Missouri: House Committee Votes to Expand Traffic Cameras Missouri House Transportation Committee adopts legislation encouraging cities to install red light cameras.
The Missouri House Transportation Committee voted last week to encourage municipalities to install red light cameras. Existing state laws do not authorize the use of automated ticketing machines, but, beginning with Arnold in 2005, several cities have gambled that such a bill would be forthcoming. State Representative Kenny Jones (R-California) obliged by introducing a bill on behalf of the photo ticketing industry that granting that authority. According to state Attorney General Jay Nixon, without authorization these tickets would not hold up in court.
This consideration has compelled photo enforcement companies to create a nationwide lobbying effort encouraging lawmakers to pass bills that would allow the industry to avoid expensive and costly court cases. Ticket companies lost a case defending an unauthorized system before the Minnesota Supreme Court in 2007, but won before Ohio's highest court in January. An identical case is currently pending in the Iowa Supreme Court.
Jones' legislation codifies the existing practice of traffic camera companies and municipalities. Its only protections for drivers include a provision that the state department of transportation certify signal timing and a requirement that cities provide an annual report on the amount of revenue collected. The bill creates the presumption that the owner of a vehicle is guilty of a red light camera violation unless he can prove his own innocence.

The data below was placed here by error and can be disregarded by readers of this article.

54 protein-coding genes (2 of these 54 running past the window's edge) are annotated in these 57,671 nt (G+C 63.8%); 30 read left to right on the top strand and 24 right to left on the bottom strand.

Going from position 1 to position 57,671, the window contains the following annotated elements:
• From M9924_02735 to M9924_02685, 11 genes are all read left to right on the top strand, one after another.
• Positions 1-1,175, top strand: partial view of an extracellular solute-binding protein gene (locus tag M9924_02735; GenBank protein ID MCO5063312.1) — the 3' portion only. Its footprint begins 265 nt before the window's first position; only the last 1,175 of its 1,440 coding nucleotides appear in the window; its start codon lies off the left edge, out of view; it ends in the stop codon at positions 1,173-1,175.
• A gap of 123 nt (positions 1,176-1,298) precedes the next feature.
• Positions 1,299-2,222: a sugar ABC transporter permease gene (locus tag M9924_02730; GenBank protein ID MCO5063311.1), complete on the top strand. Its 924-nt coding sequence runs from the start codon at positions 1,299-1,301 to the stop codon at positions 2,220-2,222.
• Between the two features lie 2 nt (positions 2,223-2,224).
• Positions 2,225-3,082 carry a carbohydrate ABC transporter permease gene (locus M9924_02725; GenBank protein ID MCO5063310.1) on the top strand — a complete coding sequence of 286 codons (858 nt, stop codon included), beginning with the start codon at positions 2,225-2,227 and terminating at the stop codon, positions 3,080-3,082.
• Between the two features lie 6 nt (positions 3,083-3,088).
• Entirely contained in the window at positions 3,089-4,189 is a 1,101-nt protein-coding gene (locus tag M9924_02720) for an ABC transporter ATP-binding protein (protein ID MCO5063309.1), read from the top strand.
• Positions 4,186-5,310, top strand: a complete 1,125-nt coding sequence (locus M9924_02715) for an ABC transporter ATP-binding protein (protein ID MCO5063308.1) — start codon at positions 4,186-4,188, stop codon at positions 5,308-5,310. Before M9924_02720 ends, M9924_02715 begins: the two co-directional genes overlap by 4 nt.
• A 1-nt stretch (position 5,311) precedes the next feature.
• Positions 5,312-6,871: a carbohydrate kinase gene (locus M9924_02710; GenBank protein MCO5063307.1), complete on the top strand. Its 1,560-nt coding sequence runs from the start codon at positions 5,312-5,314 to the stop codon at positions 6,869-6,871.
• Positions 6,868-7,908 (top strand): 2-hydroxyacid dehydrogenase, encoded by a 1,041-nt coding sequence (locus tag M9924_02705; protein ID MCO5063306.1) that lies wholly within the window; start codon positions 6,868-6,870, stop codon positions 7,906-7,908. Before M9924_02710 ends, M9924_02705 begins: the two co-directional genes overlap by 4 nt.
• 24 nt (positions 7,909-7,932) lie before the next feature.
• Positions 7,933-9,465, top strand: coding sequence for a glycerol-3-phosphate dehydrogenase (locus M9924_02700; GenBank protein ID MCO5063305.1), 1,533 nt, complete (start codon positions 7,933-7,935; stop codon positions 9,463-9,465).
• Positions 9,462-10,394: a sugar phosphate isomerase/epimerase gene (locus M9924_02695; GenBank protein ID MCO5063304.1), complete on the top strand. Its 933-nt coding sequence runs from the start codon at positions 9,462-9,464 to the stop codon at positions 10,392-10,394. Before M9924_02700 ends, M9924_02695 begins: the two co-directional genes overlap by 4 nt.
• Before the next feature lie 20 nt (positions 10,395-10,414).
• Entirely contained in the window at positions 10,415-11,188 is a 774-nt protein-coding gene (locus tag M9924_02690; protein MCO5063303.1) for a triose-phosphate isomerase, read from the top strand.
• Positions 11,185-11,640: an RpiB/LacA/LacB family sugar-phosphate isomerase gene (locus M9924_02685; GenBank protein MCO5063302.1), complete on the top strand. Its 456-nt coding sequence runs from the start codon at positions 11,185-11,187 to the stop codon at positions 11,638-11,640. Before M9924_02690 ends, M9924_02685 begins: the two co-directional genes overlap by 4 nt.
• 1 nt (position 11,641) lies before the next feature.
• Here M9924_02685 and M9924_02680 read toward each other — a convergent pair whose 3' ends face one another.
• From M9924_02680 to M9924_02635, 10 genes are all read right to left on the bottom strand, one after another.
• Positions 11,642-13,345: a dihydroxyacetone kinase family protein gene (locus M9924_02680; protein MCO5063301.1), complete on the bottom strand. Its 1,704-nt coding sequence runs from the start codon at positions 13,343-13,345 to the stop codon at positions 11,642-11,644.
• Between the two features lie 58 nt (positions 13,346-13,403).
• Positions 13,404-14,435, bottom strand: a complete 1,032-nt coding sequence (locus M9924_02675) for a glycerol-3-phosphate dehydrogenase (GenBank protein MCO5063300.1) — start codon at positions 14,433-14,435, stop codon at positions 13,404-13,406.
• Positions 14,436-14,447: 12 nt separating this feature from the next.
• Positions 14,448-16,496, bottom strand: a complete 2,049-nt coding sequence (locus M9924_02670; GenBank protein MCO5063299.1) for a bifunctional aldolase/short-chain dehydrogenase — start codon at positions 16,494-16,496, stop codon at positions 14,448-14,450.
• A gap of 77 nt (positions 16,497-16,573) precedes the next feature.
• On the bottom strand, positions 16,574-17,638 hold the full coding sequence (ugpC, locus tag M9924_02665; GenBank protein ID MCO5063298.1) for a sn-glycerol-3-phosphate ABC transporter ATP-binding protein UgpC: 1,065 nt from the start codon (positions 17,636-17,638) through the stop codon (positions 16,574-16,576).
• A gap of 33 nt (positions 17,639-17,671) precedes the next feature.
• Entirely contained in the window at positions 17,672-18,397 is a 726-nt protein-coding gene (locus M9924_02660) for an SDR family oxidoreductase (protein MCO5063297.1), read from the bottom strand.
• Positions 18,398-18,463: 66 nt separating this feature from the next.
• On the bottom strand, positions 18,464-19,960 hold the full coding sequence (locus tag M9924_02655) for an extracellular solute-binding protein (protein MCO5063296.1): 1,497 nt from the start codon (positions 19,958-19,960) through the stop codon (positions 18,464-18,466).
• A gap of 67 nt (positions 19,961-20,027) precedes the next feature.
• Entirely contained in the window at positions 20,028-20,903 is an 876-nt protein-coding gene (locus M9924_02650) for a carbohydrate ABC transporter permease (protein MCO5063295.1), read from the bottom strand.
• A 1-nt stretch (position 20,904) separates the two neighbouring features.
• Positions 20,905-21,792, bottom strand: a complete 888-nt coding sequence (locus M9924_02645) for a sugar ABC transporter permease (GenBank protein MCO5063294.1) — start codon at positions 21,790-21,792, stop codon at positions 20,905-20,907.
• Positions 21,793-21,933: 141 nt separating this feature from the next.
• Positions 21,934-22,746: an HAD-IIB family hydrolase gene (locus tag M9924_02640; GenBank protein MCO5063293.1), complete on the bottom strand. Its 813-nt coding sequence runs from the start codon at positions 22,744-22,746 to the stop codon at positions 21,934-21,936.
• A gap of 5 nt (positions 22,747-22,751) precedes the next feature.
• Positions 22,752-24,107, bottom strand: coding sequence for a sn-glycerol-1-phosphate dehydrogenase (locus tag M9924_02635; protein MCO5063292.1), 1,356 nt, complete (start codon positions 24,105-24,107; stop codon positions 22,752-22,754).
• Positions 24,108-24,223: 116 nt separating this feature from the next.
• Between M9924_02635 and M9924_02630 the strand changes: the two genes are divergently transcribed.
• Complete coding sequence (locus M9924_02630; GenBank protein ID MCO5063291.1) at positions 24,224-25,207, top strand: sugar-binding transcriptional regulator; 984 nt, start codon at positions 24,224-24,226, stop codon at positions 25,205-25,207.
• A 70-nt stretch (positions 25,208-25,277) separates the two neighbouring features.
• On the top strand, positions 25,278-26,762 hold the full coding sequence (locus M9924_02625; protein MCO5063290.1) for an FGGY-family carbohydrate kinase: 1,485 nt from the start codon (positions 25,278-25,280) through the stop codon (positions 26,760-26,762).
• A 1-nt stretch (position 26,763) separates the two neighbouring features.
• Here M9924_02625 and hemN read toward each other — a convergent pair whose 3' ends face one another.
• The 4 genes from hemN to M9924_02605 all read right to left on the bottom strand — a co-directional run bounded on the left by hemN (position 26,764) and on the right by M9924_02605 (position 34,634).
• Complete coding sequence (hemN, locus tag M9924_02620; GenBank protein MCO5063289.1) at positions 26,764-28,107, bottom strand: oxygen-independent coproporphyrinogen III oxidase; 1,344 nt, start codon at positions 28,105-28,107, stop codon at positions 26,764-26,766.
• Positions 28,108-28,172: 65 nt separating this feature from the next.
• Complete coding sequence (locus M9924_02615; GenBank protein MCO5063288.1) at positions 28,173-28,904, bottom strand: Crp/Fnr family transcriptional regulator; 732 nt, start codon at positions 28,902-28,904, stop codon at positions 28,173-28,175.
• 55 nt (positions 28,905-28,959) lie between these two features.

Local officials were the first to succumb to industry lobbying efforts. In Kansas City, for example, a traffic engineer promoted a ticketing system just months before taking a lucrative position with speed camera firm Traffipax -- in violation of a municipal law governing ethics. Despite the conflict, Mayor Kay Barnes wrote enthusiastically about the program in her 2006-07 budget proposal.
"The implementation of photo-radar would also have positive benefits from additional revenues generated by traffic fines," Barnes wrote. "Should the city council consider this program, it could be a way for the city to increase revenues."
The cities implementing photo ticketing have also succeeded in generating significant revenue by citing vehicle owners confronted by quick yellow lights. In Arnold, for example, a motorist was mailed a ticket photograph where one signal showed a red light but an adjacent signal was still yellow. A complete copy of the legislation is available in a 30k PDF file at the source link below.